ARTIST: Jacob Young (1774-1842) was a second-generation gunsmith. Born in Southwestern Virginia, his family moved to Rowan County, North Carolina, and then further west to the Cumberland River Valley, settling on Indian Creek near modern-day Boma, Tennessee, in what was then Sumner County, North Carolina. His father William Young fought in the campaigns against the Cherokee as an armorer under the command of General Griffith Rutherford. Young presumably learned the gunsmith trade from his father.
In this period most gunsmiths used pre-made barrels and mass-produced imported locks, both of which were readily available in the trans-Appalachian west. However, this rifle was made “lock, stock, and barrel” by Young. That is to say, he crafted the gunlock—the heart of the weapon—from its raw materials; shaped the gunstock from a solid block of tightly grained wood; and forged and rifled the gun barrel from a solid bar of iron. He then further embellished the weapon with rococo carving and brass and silver inlays.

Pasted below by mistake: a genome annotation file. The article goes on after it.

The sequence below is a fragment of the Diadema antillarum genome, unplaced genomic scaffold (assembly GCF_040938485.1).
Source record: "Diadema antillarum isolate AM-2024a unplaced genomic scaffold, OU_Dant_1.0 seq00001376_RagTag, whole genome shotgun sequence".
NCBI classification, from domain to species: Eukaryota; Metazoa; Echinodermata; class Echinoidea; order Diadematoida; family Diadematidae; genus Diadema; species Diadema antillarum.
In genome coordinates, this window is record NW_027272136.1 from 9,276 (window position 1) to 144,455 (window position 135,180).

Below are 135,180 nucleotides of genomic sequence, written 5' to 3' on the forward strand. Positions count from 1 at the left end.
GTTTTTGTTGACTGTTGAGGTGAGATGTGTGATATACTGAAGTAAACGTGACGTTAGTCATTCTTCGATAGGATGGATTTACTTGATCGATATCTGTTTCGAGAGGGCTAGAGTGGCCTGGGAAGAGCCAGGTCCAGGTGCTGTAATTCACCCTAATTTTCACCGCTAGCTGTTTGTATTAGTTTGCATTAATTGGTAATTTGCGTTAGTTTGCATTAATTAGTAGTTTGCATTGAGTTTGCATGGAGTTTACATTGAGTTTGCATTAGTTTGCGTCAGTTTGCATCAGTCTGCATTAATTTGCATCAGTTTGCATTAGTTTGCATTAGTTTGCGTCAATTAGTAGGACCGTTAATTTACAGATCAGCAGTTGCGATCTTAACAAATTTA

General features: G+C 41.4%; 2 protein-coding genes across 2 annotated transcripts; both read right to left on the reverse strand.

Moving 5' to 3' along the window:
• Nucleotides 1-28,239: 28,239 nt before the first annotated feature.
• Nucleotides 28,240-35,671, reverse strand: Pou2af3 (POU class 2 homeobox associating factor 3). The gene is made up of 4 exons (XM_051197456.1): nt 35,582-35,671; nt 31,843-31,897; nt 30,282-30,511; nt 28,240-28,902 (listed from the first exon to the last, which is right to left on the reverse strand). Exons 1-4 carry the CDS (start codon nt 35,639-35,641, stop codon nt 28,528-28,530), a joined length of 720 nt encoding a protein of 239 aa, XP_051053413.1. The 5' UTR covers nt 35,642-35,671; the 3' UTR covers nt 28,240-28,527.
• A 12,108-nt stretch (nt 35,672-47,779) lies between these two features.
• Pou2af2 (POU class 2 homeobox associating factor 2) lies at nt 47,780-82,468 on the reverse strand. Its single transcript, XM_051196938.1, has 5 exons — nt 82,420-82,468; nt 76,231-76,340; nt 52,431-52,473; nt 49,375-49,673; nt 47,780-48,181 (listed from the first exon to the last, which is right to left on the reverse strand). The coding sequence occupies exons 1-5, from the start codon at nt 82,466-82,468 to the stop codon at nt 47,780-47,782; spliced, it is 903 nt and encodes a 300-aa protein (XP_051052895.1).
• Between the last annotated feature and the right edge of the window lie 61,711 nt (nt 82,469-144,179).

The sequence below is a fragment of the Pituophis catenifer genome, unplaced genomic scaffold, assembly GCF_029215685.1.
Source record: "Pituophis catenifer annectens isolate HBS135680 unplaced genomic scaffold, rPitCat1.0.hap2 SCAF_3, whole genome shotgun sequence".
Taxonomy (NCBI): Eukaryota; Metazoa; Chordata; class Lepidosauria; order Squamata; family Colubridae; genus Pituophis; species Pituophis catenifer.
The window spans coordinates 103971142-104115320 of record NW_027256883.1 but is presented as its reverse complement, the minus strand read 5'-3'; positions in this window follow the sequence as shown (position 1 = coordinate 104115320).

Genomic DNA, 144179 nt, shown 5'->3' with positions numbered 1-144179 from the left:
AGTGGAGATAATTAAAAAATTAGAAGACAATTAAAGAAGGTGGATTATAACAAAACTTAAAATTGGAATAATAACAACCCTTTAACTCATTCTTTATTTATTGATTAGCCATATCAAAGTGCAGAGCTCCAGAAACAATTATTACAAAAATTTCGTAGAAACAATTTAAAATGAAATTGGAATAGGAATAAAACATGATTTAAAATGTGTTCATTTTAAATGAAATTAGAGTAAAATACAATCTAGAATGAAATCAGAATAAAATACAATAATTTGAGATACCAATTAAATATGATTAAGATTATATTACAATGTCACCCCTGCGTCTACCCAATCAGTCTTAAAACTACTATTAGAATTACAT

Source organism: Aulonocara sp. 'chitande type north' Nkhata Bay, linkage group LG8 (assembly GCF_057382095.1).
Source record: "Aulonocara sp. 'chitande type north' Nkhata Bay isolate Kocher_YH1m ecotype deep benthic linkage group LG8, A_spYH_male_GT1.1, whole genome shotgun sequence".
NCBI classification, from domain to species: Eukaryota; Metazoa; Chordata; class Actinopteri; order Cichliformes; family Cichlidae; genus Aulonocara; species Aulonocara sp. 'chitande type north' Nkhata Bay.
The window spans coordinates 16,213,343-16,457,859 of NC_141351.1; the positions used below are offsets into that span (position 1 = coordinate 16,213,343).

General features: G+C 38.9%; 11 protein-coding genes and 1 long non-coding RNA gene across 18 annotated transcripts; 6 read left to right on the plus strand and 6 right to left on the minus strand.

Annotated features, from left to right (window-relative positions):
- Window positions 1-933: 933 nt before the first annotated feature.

OWNER: William Waid Woodfork was an early settler in Jackson County, Tennessee. He owned a large plantation and was a surveyor. In 1806 was paid by the state of Tennessee to separate White County out of Jackson County.
DESCRIPTION: Long rifle with stock made of curly maple. Silver false wedge inlays cover the pins that hold the rifled barrel, signed by Young, to the stock.
The lock is entirely handmade by Young and signed. The priming pan and frizzen enclosure are lined in gold. The flash guard and touchhole liner are also gold. The bolts that hold the lock to the stock are silver plated. The lock’s sideplate is also silver, and engraved with William Waid Woodfork’s name.
The patch box is fashioned from a single piece of cast brass. Its finial is a four-petaled flower. Decorative engraving enframes the patchbox, its captured lid, and the screws that hold it to the butt of the gun. Additional engraving is found in the petals of the flower and on the patchbox lid.
A silver inlay with an American eagle in inlaid into the cheek rest. This inlay is held in place by
RELATED OBJECTS: A pipe tomahawk made by William Young, Jacob’s father, in on loan to MESDA (MESDA acc. 5885.1)
REFERENCES: Mel Hankla, “Note: The Cumberland, Unexpected Artistry of the Southern Frontier,” Journal of Early Southern Decorative Arts (2018) http://www.mesdajournal.org/2019/note-the-cumberland-unexpected-artistry-of-the-southern-frontier/